President Obama yesterday cited an "independent, non-partisan" economic study by the Tax Policy Center. The president used the group to buttress his argument against Republican presidential candidate Mitt Romney's tax plan. (This, despite the fact that a former staffer for President Obama helped produce the "independent, non-partisan" analysis.)

Nevertheless, since President Obama is relying heavily on the analysis performed by this group, it's worth considering what the Tax Policy Center has to say about Obama's own economic plan.

"President Barack Obama’s 2013 budget plan would raise taxes for 27 percent of U.S. households in 2013, far more than the administration estimates, according to a nonpartisan study," Bloomberg reported in March. "The study released today comes from the Tax Policy Center, a research group in Washington that analyzes proposals from presidential candidates in both parties. Obama focuses the tax increases in his 2013 budget on corporations and the top 2 percent of individual taxpayers. The result in the center’s study stems from the fact that taxpayers in all income brackets own parts of corporations."

The Tax Policy Center analysis, which Obama relies on to critique Romney's plan, plainly contradicts what President Obama told Ohioans at yesterday's campaign event.

"I've got a different plan for America than Mr. Romney's," Obama said yesterday. "Four years ago, I promised to cut middle-class taxes, and that’s exactly what I’ve done -- by a total of about $3,600 for the typical family. Now I want to keep income taxes exactly where they are on the first $250,000 of everybody’s income. So if your family makes under $250,000 a year -- which is 98 percent of American families -- you won’t see your income taxes increase by a single dime next year."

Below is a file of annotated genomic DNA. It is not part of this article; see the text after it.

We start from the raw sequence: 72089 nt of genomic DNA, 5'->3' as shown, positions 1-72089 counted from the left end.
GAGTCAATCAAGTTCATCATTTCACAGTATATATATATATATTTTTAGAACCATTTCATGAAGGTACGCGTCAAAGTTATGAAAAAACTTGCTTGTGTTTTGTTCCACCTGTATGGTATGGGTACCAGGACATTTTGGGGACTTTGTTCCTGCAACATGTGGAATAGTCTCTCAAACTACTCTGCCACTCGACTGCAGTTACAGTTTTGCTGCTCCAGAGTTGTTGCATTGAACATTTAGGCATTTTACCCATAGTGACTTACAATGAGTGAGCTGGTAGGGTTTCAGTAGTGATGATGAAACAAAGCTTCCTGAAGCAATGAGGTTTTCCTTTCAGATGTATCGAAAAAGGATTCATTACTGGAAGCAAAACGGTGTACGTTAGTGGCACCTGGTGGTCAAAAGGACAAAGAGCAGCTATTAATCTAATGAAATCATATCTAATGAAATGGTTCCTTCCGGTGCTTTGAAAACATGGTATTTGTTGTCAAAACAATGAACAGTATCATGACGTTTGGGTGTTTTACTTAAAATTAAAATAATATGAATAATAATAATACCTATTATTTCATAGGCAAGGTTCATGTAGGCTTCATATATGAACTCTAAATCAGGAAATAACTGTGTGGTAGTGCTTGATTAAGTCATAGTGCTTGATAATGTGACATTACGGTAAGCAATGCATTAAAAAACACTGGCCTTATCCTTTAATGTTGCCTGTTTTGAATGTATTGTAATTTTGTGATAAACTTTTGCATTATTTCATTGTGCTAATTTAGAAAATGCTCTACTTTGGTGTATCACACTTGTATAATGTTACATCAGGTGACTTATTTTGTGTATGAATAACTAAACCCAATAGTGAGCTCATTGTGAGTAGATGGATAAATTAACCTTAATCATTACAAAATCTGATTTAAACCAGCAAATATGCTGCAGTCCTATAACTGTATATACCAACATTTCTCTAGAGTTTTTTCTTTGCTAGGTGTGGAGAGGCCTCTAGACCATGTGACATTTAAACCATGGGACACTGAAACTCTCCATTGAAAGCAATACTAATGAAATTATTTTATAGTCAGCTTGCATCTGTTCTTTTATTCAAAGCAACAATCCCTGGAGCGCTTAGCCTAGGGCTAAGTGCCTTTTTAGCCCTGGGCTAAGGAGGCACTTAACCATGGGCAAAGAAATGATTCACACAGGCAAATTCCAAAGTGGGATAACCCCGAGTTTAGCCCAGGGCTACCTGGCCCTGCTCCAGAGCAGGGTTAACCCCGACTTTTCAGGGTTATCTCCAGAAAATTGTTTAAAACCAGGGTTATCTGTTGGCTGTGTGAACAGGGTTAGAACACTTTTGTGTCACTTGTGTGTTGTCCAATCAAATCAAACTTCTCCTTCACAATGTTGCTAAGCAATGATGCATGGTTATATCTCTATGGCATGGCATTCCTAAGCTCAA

But, according to the Tax Policy Center, under President Obama's budget, taxes would be raised on households earning less than $10,000 (approximately 8.6 percent of those households would see taxes increased under Obama's plan), between $10,000 and $20,000 (approximately 11.9 percent), between $20,000 and $30,000 (approximately 18.1 percent), between $30,000 and $40,000 (approximately 22.2 percent), between $40,000 and $50,000 (approximately 23.6 percent), between $50,000 and $75,000 (approximately 31.6 percent), between $75,000 and $100,000 (approximately 38.7 percent), and between $100,000 and $200,000 (between 51.4 percent).

The Obama campaign, and the president himself, is expected to continue to rely on the findings of the Tax Policy Center to criticize Romney. But, if that's going to continue, at a certain point President Obama and his campaign will have to address why they are picking and choosing only the group's analysis that fits their narrative.

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